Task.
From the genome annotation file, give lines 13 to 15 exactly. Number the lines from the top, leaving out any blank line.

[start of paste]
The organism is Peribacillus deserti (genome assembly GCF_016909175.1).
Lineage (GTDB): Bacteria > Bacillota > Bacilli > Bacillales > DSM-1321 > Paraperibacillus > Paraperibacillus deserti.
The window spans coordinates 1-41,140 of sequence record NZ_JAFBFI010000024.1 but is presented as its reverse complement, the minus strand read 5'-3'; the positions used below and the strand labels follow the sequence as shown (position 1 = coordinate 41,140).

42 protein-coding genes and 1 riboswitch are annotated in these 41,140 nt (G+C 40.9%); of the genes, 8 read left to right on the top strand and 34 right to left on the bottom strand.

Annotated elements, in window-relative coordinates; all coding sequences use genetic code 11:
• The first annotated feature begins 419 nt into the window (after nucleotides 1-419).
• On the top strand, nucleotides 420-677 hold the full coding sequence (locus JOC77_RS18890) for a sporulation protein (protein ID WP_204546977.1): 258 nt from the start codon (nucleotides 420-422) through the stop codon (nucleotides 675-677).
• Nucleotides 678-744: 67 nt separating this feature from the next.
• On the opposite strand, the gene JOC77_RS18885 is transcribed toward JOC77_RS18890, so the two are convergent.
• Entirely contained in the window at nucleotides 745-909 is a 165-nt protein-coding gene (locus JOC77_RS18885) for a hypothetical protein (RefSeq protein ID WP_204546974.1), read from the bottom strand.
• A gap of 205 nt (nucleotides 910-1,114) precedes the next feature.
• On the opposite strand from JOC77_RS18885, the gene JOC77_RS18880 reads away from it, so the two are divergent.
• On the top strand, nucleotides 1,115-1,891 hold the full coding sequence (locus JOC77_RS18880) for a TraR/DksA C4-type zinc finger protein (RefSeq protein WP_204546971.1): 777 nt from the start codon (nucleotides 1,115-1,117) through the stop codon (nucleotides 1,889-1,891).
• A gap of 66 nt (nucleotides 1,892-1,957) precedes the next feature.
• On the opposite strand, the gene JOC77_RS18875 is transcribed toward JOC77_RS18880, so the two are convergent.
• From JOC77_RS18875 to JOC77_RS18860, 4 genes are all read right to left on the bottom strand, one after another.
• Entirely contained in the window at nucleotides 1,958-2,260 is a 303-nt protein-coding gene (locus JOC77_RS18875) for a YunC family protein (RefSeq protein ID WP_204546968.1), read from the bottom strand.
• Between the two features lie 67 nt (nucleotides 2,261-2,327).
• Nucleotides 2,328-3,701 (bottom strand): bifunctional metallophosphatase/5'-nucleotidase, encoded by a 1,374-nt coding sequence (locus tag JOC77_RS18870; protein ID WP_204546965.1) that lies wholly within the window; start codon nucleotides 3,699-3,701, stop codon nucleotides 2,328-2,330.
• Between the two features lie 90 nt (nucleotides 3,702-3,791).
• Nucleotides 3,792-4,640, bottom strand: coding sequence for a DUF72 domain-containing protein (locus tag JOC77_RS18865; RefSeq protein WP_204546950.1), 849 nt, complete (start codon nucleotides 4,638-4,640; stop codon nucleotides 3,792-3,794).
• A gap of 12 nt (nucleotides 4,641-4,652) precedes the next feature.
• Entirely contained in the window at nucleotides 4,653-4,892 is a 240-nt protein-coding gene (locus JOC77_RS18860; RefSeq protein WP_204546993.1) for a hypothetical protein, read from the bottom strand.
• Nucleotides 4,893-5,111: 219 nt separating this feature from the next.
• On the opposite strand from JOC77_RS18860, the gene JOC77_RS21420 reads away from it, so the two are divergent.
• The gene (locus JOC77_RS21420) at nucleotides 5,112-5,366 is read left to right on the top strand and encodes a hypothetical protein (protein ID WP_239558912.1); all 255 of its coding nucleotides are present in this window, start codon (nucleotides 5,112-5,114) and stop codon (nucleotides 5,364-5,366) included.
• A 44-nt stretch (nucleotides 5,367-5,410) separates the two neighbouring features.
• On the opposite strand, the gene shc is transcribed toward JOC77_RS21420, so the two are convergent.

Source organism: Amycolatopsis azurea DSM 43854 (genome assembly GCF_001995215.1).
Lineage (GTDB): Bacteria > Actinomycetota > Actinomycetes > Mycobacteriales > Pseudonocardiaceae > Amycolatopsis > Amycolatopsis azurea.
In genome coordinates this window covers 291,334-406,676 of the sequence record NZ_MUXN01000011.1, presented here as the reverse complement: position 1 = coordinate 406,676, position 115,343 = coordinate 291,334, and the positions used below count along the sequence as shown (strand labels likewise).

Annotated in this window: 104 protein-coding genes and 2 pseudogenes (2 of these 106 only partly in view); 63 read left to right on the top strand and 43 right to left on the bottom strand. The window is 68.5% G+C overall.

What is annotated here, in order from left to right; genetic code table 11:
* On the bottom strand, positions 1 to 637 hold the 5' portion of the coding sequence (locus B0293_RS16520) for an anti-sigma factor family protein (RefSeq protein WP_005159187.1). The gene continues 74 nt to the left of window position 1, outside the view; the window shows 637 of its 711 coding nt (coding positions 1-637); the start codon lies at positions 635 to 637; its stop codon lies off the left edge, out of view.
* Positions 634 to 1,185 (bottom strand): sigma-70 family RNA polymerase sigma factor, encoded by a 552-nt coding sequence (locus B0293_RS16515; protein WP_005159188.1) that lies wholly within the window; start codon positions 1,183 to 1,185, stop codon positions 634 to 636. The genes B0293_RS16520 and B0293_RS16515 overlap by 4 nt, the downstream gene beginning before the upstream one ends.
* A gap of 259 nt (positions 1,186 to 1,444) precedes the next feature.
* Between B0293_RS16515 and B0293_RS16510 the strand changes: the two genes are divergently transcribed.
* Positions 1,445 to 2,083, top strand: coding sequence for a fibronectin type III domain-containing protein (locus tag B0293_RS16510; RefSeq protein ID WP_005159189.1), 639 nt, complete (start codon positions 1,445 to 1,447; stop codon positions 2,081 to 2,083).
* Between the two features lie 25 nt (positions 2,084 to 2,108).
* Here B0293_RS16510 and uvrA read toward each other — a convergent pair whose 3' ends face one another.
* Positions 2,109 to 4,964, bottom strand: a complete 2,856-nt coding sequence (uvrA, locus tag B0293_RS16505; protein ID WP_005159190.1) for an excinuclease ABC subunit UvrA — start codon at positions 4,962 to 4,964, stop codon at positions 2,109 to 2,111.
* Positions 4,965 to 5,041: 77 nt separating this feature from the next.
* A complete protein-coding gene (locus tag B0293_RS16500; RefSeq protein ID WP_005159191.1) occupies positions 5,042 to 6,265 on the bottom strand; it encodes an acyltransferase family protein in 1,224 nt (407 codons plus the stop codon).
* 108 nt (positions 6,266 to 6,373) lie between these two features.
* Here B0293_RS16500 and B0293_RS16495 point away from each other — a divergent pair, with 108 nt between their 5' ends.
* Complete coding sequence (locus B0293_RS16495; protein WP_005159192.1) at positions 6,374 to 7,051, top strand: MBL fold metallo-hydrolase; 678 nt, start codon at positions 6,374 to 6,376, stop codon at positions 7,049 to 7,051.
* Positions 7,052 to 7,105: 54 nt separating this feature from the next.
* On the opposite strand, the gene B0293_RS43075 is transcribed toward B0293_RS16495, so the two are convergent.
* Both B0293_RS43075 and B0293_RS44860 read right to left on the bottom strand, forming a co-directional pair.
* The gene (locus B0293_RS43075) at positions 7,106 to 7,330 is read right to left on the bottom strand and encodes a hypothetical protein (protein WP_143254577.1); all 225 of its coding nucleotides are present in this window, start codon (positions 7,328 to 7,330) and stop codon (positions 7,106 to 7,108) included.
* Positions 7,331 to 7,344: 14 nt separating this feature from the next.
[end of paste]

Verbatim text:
• On the top strand, nucleotides 1,115-1,891 hold the full coding sequence (locus JOC77_RS18880) for a TraR/DksA C4-type zinc finger protein (RefSeq protein WP_204546971.1): 777 nt from the start codon (nucleotides 1,115-1,117) through the stop codon (nucleotides 1,889-1,891).
• A gap of 66 nt (nucleotides 1,892-1,957) precedes the next feature.
• On the opposite strand, the gene JOC77_RS18875 is transcribed toward JOC77_RS18880, so the two are convergent.